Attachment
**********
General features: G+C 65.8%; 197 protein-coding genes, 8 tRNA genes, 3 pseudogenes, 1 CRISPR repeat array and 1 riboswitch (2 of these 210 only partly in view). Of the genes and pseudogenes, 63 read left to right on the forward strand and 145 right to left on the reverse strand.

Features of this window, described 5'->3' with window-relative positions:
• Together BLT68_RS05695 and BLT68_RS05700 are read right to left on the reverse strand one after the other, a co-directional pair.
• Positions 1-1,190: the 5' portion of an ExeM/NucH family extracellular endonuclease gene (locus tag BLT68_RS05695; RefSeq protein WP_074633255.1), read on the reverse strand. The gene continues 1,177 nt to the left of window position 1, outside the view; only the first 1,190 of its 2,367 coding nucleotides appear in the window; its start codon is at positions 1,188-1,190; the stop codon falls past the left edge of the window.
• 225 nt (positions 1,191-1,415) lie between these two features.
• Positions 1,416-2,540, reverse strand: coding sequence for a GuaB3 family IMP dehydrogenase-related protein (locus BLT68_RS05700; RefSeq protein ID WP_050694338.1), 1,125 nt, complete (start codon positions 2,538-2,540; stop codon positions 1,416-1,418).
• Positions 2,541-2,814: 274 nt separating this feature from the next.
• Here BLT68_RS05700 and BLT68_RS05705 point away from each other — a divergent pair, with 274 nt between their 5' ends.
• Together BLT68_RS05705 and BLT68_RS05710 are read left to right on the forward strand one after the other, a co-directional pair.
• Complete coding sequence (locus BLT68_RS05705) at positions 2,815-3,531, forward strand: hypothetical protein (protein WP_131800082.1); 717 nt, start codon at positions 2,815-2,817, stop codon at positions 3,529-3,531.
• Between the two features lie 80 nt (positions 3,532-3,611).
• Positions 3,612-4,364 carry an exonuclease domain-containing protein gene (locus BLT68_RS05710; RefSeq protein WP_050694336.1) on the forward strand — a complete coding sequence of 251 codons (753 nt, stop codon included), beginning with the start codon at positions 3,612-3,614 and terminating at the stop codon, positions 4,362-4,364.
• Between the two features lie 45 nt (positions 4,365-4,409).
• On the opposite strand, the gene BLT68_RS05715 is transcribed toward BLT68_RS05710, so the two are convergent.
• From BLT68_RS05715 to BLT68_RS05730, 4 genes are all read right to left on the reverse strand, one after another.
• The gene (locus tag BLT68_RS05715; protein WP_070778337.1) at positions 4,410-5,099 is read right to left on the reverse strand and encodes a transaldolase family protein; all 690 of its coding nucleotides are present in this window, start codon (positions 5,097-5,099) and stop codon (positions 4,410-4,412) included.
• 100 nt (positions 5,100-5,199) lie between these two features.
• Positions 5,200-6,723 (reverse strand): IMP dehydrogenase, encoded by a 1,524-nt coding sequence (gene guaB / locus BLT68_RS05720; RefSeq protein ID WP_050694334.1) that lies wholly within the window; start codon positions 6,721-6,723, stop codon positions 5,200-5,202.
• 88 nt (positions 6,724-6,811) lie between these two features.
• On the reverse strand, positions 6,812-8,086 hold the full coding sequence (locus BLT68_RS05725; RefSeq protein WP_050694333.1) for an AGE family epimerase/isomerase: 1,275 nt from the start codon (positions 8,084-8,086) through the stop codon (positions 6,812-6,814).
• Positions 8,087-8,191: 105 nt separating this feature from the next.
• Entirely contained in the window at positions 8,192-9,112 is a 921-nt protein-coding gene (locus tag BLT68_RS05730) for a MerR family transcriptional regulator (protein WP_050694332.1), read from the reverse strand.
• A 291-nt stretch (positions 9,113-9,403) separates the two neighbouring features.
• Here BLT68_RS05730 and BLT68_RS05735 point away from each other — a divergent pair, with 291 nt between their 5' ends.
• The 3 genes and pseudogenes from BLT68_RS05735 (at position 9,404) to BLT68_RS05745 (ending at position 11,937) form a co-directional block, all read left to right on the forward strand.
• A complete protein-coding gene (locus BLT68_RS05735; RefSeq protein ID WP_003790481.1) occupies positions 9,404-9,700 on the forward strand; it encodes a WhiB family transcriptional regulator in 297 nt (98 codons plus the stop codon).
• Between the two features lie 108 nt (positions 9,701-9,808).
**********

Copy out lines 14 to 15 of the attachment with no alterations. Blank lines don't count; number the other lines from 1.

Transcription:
• On the opposite strand, the gene BLT68_RS05715 is transcribed toward BLT68_RS05710, so the two are convergent.
• From BLT68_RS05715 to BLT68_RS05730, 4 genes are all read right to left on the reverse strand, one after another.